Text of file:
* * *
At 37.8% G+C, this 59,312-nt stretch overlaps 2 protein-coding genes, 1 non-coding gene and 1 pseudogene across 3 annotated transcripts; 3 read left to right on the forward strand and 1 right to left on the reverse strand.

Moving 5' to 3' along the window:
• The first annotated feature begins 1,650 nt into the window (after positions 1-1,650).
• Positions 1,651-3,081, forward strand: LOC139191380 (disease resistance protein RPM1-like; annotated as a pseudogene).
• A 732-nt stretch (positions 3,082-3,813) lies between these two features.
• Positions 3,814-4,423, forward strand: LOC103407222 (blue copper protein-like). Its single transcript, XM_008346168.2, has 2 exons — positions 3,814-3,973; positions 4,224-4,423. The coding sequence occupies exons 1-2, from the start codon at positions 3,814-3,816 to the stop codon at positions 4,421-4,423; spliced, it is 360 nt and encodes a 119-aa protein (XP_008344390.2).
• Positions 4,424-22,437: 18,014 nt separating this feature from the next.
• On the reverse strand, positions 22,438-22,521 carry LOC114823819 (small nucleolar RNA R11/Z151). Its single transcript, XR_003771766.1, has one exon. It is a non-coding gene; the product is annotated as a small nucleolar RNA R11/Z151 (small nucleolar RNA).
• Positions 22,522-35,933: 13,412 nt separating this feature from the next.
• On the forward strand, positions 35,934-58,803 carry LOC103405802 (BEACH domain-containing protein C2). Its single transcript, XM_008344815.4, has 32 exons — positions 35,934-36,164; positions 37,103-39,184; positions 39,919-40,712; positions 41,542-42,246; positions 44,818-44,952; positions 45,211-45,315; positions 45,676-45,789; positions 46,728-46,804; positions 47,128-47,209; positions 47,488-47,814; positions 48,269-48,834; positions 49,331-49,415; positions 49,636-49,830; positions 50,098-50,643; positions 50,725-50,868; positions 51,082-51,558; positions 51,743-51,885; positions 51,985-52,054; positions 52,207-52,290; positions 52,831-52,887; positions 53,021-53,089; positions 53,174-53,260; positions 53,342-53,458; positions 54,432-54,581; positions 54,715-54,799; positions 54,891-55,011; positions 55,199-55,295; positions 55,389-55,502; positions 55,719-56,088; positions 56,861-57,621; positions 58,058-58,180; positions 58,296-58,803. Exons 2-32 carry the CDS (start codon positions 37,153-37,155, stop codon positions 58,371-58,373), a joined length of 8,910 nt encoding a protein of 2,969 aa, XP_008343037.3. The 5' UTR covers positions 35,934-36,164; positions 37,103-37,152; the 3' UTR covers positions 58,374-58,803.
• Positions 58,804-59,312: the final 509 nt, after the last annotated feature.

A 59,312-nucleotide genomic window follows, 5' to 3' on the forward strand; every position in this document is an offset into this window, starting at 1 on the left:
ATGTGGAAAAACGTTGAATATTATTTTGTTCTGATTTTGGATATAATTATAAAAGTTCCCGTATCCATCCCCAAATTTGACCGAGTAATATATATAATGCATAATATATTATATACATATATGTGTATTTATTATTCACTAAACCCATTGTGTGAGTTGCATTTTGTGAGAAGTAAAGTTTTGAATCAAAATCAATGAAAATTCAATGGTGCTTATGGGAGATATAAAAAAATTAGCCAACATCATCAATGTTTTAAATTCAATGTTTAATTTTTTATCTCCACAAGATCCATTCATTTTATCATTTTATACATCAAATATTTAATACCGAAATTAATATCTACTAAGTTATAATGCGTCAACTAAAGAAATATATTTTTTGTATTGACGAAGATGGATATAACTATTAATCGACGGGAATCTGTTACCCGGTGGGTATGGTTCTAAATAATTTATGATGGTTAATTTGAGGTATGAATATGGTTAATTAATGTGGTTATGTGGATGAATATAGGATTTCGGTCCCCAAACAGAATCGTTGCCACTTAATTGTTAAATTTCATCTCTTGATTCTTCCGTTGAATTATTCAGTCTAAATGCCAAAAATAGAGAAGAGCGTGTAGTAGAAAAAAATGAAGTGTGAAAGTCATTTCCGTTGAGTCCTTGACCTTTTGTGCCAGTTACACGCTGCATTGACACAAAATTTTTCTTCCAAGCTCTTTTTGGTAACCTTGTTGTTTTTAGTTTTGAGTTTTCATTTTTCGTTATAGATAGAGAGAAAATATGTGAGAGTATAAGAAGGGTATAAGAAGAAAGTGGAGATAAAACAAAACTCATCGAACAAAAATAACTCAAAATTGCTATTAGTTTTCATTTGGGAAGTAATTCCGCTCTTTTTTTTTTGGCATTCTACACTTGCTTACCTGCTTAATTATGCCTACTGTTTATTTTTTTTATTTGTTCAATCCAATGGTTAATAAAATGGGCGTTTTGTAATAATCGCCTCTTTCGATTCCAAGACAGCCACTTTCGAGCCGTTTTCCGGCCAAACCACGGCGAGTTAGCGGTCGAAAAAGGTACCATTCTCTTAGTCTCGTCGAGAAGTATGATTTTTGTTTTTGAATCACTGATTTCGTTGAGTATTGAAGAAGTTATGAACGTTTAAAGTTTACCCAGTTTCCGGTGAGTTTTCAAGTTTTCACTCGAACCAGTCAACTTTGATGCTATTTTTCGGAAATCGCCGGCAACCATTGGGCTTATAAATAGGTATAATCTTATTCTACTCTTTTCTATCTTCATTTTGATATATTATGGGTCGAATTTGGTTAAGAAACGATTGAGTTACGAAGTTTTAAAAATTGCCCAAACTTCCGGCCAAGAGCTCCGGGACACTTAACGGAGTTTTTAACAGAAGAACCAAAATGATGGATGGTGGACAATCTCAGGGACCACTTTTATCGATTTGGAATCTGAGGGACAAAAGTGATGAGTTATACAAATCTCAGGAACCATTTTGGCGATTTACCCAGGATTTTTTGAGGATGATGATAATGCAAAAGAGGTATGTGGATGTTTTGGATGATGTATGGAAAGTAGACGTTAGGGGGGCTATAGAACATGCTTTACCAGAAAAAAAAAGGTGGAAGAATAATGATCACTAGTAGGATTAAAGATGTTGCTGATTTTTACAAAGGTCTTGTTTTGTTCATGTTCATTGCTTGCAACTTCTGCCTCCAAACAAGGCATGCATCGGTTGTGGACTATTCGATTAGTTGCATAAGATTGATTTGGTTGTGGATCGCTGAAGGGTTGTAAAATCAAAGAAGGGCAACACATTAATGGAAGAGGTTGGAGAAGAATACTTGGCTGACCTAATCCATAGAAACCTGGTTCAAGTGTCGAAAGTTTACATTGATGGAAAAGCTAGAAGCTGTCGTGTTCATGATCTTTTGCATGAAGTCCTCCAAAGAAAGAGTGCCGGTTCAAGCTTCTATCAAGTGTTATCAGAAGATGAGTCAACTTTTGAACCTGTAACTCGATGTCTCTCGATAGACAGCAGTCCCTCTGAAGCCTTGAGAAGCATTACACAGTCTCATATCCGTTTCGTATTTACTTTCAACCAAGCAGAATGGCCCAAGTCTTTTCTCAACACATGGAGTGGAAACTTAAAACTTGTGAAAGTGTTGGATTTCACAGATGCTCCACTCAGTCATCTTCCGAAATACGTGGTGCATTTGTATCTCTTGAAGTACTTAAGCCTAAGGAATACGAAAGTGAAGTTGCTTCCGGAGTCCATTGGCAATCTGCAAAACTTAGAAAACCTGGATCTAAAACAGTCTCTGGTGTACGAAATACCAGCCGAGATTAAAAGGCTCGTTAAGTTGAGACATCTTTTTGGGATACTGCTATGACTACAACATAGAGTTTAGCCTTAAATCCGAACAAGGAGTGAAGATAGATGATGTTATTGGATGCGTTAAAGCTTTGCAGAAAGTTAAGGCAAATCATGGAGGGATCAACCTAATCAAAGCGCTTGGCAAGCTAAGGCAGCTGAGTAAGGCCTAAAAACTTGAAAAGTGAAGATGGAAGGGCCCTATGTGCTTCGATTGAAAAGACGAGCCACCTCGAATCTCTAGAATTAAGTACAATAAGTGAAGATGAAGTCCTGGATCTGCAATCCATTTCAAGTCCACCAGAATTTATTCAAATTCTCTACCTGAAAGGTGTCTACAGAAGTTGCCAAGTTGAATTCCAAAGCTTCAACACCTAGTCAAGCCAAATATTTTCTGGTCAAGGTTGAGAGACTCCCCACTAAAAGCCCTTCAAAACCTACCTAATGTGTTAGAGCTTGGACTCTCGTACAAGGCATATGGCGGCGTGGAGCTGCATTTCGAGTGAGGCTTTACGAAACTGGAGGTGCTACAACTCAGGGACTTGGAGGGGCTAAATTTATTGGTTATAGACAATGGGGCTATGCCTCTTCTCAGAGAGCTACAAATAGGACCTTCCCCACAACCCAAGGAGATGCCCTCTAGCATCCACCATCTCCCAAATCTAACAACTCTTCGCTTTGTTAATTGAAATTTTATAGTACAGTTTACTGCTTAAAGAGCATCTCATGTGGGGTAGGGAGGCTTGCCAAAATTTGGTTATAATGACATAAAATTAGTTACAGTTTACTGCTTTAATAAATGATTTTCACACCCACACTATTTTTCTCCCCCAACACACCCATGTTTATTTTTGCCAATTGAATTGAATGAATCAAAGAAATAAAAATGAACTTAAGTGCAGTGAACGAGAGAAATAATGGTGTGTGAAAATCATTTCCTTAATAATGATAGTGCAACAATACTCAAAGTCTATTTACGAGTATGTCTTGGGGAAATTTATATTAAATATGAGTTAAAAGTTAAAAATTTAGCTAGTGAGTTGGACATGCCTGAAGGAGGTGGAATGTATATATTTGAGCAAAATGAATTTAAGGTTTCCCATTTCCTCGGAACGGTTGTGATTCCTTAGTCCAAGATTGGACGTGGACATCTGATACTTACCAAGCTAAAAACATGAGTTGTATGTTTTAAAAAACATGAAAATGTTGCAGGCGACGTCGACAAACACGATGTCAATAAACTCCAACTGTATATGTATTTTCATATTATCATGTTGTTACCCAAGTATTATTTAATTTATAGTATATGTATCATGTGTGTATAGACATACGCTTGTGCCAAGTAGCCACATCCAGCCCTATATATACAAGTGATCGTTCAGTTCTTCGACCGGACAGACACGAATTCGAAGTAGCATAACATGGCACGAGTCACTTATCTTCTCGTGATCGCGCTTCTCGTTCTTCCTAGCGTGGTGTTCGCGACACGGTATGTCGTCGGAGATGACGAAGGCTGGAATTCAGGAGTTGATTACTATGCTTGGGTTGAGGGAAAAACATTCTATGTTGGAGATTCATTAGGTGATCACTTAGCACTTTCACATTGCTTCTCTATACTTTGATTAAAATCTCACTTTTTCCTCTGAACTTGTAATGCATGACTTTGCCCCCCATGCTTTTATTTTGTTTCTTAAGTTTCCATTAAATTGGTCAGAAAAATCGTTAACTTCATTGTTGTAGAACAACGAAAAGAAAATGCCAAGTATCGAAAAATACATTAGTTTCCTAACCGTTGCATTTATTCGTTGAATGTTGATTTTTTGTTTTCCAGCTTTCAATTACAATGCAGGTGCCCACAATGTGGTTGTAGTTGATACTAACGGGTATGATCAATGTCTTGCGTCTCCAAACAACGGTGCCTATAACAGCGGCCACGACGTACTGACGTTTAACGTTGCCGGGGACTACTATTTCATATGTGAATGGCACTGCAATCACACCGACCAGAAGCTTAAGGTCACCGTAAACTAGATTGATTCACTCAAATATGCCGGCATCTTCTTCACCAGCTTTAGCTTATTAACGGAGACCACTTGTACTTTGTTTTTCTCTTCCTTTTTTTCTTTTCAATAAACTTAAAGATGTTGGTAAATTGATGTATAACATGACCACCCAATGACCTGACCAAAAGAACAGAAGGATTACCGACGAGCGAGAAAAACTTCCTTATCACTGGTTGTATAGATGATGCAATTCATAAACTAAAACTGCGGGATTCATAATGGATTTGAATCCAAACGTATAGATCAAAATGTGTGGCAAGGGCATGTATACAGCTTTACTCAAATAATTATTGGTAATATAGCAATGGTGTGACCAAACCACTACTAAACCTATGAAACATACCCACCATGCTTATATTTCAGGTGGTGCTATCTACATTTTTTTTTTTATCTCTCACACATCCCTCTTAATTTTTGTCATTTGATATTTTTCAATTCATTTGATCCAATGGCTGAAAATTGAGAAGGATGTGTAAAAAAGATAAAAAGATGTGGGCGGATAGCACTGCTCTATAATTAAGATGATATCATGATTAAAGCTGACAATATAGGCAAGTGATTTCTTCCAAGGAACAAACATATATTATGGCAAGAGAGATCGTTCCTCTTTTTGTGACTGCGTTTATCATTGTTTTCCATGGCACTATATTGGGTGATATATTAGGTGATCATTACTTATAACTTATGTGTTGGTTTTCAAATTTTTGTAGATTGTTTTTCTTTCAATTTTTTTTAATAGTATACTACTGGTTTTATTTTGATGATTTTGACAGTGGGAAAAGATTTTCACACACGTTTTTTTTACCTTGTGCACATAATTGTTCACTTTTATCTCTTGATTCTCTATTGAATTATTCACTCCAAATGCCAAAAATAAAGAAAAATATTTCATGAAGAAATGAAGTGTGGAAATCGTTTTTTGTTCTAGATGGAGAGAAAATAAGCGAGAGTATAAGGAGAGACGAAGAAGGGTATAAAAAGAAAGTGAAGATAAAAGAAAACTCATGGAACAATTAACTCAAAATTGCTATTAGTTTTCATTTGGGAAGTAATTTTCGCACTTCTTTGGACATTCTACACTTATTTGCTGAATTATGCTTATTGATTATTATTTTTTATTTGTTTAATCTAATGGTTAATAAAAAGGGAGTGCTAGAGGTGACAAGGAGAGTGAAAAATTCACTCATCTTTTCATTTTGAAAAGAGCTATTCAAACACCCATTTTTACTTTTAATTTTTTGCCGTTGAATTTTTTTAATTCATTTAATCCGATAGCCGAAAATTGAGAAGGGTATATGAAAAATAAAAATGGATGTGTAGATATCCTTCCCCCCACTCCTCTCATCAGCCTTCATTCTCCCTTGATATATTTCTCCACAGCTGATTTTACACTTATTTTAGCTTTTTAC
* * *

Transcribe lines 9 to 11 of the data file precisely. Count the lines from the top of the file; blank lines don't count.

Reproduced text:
• Positions 22,522-35,933: 13,412 nt separating this feature from the next.
• On the forward strand, positions 35,934-58,803 carry LOC103405802 (BEACH domain-containing protein C2). Its single transcript, XM_008344815.4, has 32 exons — positions 35,934-36,164; positions 37,103-39,184; positions 39,919-40,712; positions 41,542-42,246; positions 44,818-44,952; positions 45,211-45,315; positions 45,676-45,789; positions 46,728-46,804; positions 47,128-47,209; positions 47,488-47,814; positions 48,269-48,834; positions 49,331-49,415; positions 49,636-49,830; positions 50,098-50,643; positions 50,725-50,868; positions 51,082-51,558; positions 51,743-51,885; positions 51,985-52,054; positions 52,207-52,290; positions 52,831-52,887; positions 53,021-53,089; positions 53,174-53,260; positions 53,342-53,458; positions 54,432-54,581; positions 54,715-54,799; positions 54,891-55,011; positions 55,199-55,295; positions 55,389-55,502; positions 55,719-56,088; positions 56,861-57,621; positions 58,058-58,180; positions 58,296-58,803. Exons 2-32 carry the CDS (start codon positions 37,153-37,155, stop codon positions 58,371-58,373), a joined length of 8,910 nt encoding a protein of 2,969 aa, XP_008343037.3. The 5' UTR covers positions 35,934-36,164; positions 37,103-37,152; the 3' UTR covers positions 58,374-58,803.
• Positions 58,804-59,312: the final 509 nt, after the last annotated feature.